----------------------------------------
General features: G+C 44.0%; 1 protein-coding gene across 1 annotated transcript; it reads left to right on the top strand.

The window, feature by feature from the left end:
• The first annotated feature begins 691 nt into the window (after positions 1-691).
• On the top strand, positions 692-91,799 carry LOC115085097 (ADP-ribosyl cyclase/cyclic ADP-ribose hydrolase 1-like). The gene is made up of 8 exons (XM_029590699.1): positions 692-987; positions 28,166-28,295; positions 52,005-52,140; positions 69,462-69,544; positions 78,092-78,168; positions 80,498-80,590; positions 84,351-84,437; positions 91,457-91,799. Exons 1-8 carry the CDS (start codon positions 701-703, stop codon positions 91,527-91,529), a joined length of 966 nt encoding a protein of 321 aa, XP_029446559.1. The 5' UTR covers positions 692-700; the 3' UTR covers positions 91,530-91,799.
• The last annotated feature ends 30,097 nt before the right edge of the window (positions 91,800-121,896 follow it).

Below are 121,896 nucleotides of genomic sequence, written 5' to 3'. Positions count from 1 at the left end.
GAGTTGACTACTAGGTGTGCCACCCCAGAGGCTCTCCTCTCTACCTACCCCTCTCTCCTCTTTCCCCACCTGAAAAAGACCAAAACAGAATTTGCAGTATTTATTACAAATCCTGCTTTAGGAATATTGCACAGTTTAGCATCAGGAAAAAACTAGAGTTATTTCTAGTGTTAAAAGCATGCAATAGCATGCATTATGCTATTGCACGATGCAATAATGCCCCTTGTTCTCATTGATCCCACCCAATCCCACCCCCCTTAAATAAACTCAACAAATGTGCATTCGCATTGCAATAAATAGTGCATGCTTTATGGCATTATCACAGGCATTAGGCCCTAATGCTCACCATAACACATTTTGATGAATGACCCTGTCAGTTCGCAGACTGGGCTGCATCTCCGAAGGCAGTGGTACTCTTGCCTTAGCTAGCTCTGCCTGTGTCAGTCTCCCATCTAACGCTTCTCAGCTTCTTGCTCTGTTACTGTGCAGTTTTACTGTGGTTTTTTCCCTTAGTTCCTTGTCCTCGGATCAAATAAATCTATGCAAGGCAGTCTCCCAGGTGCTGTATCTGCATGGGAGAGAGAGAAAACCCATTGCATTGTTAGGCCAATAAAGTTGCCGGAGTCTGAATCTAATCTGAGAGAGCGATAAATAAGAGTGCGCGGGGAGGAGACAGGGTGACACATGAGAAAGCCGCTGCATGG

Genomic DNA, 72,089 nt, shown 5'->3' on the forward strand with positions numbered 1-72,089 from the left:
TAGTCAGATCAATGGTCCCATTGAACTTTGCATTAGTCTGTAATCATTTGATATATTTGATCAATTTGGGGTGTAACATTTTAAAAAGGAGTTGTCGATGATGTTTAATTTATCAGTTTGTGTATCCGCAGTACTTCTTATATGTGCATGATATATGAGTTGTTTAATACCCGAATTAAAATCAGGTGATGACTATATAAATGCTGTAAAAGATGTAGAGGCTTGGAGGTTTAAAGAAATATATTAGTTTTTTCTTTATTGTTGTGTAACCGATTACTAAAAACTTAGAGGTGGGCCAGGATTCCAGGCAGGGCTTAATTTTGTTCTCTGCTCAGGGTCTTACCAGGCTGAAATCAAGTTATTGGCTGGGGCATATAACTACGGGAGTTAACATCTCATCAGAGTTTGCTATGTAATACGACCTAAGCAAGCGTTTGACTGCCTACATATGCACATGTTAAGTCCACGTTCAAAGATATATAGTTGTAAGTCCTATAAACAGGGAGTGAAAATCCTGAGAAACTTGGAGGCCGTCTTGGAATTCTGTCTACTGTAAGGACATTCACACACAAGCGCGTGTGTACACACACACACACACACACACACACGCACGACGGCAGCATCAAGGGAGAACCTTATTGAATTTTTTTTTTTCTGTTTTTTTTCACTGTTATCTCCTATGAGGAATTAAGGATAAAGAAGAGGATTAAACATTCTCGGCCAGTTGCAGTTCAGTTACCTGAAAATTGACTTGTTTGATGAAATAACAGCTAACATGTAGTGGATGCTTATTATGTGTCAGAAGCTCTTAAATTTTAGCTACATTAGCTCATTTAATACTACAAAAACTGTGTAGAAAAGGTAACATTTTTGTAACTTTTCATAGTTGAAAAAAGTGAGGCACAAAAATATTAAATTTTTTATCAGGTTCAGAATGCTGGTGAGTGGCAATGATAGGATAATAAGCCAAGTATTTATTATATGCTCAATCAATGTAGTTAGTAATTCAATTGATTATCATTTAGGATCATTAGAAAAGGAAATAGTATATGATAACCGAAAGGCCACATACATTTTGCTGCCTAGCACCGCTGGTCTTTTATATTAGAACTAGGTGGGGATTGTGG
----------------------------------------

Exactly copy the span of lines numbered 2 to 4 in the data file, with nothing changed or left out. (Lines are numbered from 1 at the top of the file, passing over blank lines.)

The window, feature by feature from the left end:
• The first annotated feature begins 691 nt into the window (after positions 1-691).
• On the top strand, positions 692-91,799 carry LOC115085097 (ADP-ribosyl cyclase/cyclic ADP-ribose hydrolase 1-like). The gene is made up of 8 exons (XM_029590699.1): positions 692-987; positions 28,166-28,295; positions 52,005-52,140; positions 69,462-69,544; positions 78,092-78,168; positions 80,498-80,590; positions 84,351-84,437; positions 91,457-91,799. Exons 1-8 carry the CDS (start codon positions 701-703, stop codon positions 91,527-91,529), a joined length of 966 nt encoding a protein of 321 aa, XP_029446559.1. The 5' UTR covers positions 692-700; the 3' UTR covers positions 91,530-91,799.